“To Defy The Predictions Of The Universe”: A Wedding Goes Crazy, The Love Story Goes Well

Winfield Scott Hancock, Civil War era

It’s February 14 and Valentine’s Day… So that means I get to bless (or torture) you with a blog post about a historic love story.

Now, did you know that February 14 also happens to be a Union general’s birthday? Winfield Scott Hancock. And what better opportunity to give a salute to his life and love story which started in St. Louis, Missouri, when he got an army band to serenade Miss Almira Russell? As the story goes, she listened from behind closed shutters, but tossed out her glove (gasp, ooh and ahh) which young Hancock caught as a token of her affection.

Lieutenant Hancock and Miss Russell married on January 24, 1850, and the bride later wrote her memories of the day:

I will commence my personal recollections…with our marriage, which took place at the residence of my father, Samuel Russell, in St. Louis, in the midst of warring elements, thunder, lightning and hail, so unusual at that season of the year, January 24, 1850. There are some who will recall, as I relate them, the several contretemps that occurred, and the predictions that were made in consequence. First the extinguishing, three times before and after the ceremony, of all the lights throughout the house; and a similar occurrence at the reception given in our honor by General and Mrs. Harney, produced a sensation of impending evil in the minds of the superstitious, and might have left its impression upon our own hearts, had not the new life upon which we had just entered been so full of promise as to defy the predictions of a universe.

The idle rumors, at home and abroad, that the bridal dress was made of spun glass, had brought together a great crowd of the curious, who were hoping for a glimpse of this phenomenal costume. This mob, as it were, impeded every approach to the house, necessitation the assistance of a police force, which irritated the people almost to violence. Although a stormy beginning—was it prophetic?

I think the question has been substantially answered. Yet as the sun gave forth its brightest rays from behind the darkest clouds, before sinking to rest upon the marriage eve, so has the sunlight, at intervals, entered completely into our lives, giving such unspeakable happiness, calm, patience and courage, as to counteract the dreaded dispensation. . . .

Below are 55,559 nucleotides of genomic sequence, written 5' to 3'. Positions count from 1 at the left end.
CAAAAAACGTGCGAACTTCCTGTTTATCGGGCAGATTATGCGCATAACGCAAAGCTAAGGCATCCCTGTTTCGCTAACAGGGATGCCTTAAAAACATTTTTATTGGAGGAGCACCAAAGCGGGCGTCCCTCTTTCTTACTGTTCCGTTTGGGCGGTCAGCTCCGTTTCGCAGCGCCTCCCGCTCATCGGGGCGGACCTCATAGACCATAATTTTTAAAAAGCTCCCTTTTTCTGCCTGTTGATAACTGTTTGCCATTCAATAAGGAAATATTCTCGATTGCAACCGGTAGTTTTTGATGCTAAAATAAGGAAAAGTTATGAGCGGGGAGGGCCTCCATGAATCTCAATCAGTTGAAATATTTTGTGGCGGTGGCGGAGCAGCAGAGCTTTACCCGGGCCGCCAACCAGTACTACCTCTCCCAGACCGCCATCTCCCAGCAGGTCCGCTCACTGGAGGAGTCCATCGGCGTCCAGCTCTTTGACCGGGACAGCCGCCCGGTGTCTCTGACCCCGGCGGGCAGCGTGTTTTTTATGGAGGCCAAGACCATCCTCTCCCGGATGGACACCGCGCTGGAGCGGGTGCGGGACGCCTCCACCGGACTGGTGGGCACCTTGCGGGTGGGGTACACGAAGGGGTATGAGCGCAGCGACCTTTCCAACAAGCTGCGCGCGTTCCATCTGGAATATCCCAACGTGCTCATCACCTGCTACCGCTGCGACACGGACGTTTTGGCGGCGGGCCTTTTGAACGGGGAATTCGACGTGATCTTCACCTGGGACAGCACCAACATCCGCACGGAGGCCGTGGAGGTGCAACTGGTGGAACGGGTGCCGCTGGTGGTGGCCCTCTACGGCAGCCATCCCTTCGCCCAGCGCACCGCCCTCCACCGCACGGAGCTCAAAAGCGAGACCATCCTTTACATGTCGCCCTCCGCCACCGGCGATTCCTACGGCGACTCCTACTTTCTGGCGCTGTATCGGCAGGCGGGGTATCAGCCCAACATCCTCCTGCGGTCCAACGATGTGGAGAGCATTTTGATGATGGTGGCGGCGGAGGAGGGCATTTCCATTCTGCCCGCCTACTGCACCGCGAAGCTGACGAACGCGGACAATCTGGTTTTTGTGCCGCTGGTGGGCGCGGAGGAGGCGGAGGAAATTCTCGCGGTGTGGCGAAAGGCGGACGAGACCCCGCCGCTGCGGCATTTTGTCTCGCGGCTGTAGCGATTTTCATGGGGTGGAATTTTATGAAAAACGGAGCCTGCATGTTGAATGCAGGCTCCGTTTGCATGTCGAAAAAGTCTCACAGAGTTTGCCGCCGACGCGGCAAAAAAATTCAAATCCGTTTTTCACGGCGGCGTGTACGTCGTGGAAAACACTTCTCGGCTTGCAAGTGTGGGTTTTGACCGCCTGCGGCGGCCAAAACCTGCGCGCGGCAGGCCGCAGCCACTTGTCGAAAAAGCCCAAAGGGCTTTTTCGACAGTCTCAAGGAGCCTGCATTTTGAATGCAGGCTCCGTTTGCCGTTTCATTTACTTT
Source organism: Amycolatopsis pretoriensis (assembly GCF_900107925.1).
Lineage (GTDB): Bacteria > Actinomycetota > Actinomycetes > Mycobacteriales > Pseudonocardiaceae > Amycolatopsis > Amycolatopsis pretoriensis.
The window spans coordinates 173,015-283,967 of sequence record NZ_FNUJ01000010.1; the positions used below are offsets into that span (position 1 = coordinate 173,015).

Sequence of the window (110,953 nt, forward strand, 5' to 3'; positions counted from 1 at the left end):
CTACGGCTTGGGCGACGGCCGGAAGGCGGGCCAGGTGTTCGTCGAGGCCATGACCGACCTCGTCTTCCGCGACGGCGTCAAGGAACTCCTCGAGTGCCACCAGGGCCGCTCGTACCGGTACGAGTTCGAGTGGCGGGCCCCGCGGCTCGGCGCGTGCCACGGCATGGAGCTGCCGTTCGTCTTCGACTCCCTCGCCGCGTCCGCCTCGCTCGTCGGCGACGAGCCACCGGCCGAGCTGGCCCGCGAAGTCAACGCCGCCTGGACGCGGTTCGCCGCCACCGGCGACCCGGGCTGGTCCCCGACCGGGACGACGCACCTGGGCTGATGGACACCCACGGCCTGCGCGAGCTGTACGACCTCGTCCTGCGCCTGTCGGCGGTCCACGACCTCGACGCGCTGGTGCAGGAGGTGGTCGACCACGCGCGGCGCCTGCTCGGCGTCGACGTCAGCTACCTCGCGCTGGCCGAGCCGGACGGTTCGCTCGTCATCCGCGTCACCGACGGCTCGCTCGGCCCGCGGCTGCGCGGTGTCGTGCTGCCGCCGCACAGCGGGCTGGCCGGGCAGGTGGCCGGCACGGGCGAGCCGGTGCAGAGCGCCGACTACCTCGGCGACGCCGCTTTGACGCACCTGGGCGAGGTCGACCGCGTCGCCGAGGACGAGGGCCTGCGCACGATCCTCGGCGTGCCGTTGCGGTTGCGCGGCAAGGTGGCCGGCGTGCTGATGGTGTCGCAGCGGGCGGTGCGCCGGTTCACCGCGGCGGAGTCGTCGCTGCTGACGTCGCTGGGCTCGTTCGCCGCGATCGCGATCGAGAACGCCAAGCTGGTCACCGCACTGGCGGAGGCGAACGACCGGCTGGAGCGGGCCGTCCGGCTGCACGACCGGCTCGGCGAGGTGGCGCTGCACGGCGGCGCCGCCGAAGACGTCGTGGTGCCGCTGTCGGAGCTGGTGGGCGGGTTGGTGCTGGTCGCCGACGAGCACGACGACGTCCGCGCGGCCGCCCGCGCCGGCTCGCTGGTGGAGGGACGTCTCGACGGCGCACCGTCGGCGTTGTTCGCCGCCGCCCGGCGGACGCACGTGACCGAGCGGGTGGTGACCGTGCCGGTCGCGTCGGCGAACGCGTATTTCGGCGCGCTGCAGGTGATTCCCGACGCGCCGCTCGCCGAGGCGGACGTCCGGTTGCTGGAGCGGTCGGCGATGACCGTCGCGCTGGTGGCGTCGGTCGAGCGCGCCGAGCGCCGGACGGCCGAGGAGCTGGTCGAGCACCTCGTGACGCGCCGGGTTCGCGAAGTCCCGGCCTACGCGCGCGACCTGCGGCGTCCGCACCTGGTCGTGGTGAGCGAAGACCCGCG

We’re not exactly sure what Mrs. Hancock’s fabled wedding dress looked like, but this fashion plate from March 1850 give hints for fashionable bridal attire at that time.

The Hancocks certainly had plenty of adventures in the next decades. From doorless quarters for the newly-weds at Jefferson Barracks to civilizing a lonely Florida fort or dodging bullets in Kansas to surviving steamboat disasters and holding California for the Union, this couple had a lifetime of excitement in just eleven years. That was just the preview! Civil War battlefield fame, war injury, overseeing part of the Reconstruction, time on the Western Plains, campaigning for the presidency. Their marriage lasted thirty-six years and until “death do us part.”  The foreboding wedding day and early adventures had forged a bond of commitment and trust which made General and Mrs. Hancock a power couple in mid-19th Century America in military life, politics, and influence.

Happy Valentine’s Day!

About Sarah Kay Bierle

I’m Sarah Kay Bierle, historian, editor, and historical fiction writer. When sharing history, I try to keep the facts interesting and understandable. History is about real people, real actions, real effects and it should inspire us today.
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2 Responses to “To Defy The Predictions Of The Universe”: A Wedding Goes Crazy, The Love Story Goes Well

  1. John Pryor says:

    Sarah,
    Why are Hancock and his wife buried apart?

  2. Dan Nettesheim says:

    Hancock wanted to be buried next to their daughter Ada, who preceded him in death by 9 years, in Norristown. Years later Almira preferred to be buried in her parents family plot near St. Louis.

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